Blowing away long held beliefs of how inheritance operates in humans, comes a new theory that suggests your everyday life may be modifying the set of genetic instructions you transmit to your offspring. That is, physical exercise and a healthy diet prior to impregnation or fertilization (in the case of males) could have lasting effects on the health of offspring (Gapp & Bohacek, 2017). Further, it could improve health in your offspring’s offspring and the generations following. This is the theory of transgenerational epigenetic inheritance. It describes the inheritance of characteristics through multiple generations by factors other than DNA (Holliday, 2006; Gapp & Bohacek, 2017).
A Primer on DNA
For those unfamiliar with genetics, DNA is the medium through which parents pass their genetic information to their children (Holliday, 2006). It is a long molecule that stores information using a four-letter sequence much like a computer stores information in a binary code of ones and zeros. To allow this template that builds a human to pass faithfully through thousands of generations, DNA is a relatively static material. We know this static nature is important because errors in this sequence can produce disease in humans (Riordan, et al., 1989; Holliday, 2006). Thus, it is sensical, from an evolutionary standpoint, that this sequence in our sperm and eggs remains protected and unchanged by our daily lives.
This theory of DNA, as a medium of passing information to our offspring, complements quite well the traditional views of inheritance we have held dear. Namely, that children are the product of the instructions that built their two parents. However, it is quickly becoming clear that this does not explain the entire picture of how inheritance works.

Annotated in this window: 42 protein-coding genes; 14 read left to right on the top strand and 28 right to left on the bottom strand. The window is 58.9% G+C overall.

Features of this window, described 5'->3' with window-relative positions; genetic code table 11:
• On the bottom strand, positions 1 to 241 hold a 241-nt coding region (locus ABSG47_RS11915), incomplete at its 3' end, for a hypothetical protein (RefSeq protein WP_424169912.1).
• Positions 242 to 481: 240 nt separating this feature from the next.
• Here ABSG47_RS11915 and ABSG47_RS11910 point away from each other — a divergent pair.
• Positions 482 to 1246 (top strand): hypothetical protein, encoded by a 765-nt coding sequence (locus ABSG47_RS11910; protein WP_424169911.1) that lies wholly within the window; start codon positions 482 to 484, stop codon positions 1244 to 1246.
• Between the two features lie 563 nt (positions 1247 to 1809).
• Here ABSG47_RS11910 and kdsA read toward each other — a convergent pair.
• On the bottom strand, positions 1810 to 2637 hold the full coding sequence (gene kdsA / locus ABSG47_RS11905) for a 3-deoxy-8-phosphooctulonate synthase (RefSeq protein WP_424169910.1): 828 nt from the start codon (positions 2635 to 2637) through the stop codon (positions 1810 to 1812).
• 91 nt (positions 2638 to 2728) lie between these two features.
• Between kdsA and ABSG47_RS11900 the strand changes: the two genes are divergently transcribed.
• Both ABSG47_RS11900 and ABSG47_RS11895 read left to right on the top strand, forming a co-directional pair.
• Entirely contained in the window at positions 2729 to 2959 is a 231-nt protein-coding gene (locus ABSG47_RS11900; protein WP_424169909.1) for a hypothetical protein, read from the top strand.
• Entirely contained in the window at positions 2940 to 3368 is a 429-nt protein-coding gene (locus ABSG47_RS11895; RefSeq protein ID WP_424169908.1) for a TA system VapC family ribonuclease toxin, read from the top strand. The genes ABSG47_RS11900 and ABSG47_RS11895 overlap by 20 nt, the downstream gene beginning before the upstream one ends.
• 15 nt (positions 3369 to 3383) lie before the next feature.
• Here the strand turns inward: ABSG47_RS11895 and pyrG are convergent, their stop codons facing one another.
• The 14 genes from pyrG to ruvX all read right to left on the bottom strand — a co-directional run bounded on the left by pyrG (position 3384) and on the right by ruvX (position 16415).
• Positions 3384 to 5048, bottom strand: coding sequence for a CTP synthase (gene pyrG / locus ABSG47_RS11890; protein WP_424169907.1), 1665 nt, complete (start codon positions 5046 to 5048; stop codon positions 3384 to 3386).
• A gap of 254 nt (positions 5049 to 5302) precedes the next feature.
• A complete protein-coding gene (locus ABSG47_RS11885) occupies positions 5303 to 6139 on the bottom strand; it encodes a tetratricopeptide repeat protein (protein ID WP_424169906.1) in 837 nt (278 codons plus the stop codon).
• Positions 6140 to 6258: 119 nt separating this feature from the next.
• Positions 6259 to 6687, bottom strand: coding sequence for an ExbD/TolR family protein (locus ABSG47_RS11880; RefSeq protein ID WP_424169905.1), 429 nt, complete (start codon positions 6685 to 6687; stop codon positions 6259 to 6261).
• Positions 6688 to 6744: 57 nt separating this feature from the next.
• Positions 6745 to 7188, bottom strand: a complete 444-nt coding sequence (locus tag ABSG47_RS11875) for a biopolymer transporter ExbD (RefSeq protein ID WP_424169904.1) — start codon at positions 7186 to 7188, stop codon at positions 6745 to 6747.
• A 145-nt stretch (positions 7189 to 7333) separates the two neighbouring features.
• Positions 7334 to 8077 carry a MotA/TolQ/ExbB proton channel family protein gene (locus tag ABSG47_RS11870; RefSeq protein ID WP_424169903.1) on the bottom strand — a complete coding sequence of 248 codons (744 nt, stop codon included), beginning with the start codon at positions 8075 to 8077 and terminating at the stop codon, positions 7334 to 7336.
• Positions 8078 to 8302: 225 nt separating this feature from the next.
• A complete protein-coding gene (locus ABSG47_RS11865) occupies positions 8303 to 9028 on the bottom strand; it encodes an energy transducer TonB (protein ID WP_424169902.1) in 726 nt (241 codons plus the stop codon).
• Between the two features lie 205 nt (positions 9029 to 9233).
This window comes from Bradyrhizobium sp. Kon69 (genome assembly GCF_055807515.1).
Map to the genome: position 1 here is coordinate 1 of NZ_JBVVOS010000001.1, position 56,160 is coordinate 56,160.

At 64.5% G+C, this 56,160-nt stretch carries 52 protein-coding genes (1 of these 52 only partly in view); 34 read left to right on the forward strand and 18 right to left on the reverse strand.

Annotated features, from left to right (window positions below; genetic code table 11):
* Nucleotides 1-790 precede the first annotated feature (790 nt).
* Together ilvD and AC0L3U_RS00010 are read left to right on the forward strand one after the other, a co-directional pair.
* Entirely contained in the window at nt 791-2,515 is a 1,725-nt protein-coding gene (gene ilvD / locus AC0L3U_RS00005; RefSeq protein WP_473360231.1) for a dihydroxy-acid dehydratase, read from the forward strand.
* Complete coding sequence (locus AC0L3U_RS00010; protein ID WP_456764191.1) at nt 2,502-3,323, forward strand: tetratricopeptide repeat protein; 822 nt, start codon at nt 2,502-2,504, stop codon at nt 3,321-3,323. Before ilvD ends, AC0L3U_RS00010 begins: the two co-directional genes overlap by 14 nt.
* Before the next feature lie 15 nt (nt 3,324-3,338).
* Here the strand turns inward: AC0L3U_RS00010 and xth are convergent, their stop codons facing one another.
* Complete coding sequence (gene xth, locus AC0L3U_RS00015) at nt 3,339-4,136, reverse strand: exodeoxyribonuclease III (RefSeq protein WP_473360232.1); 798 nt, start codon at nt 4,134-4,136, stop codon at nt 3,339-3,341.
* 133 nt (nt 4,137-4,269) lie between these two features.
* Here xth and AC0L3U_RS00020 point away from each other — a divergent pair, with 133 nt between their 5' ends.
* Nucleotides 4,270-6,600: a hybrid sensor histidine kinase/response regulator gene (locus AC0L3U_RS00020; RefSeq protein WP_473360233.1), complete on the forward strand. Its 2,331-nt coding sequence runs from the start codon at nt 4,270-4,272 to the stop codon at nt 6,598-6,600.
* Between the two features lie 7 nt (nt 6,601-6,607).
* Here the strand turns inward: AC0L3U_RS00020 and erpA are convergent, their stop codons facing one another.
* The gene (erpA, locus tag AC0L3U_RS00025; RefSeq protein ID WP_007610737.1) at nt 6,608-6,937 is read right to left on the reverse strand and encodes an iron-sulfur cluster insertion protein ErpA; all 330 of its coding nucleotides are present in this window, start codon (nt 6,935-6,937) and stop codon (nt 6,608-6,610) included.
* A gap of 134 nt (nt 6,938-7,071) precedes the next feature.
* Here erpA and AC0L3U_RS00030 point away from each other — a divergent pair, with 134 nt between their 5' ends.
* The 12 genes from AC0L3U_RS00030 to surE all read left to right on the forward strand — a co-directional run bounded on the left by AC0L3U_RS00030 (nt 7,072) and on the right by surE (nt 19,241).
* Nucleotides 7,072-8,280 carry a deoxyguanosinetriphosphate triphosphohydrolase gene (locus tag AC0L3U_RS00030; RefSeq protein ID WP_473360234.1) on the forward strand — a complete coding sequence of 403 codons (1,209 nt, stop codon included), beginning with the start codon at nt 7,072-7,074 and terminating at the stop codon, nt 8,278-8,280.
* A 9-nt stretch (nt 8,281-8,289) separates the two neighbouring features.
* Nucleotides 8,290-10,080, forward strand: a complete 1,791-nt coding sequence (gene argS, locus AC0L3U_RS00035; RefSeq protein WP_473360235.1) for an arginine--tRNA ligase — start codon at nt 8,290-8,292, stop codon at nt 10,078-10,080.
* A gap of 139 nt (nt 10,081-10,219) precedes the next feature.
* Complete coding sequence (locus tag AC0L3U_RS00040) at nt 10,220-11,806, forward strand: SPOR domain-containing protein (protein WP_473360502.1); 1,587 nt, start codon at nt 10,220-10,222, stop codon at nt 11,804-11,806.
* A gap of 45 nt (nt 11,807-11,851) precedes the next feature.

After the sequence of DNA held in human cells was decoded in 2003, we quickly realized that the basic sequence of DNA was insufficient to explain the complexity of humans (Holliday, 2006). Instead, it seemed that the sequence needed to be controlled and regulated in how it was read by cellular machinery (Holliday, 2006). Further, this control, which we now call epigenetics, needed to be dynamic to a number of factors including the environment and conditions with the body. What is particularly interesting is that this control has been shown to be flux with elements of daily living in humans. And, now, with transgenerational epigenetic inheritance, possibly capable of being passed through generations (Gapp & Bohacek, 2017).
The passage of control through generations had been, for many years, considered to be limited in humans (genomic imprinting was accepted but little else; Holliday, 2006; Gapp & Bohacek, 2017). It is only recently, with the discovery of a new mechanism (noncoding RNA) through which this inheritance may operate that such a manner of inheritance has become plausible in our species (Gapp & Bohacek, 2017). Demonstrations show this mechanism as a causal in other mammals. But, to date, research is only heavily suggestive in humans largely due to ethical restraints (Gapp, et al., 2014; Gapp & Bohacek, 2017).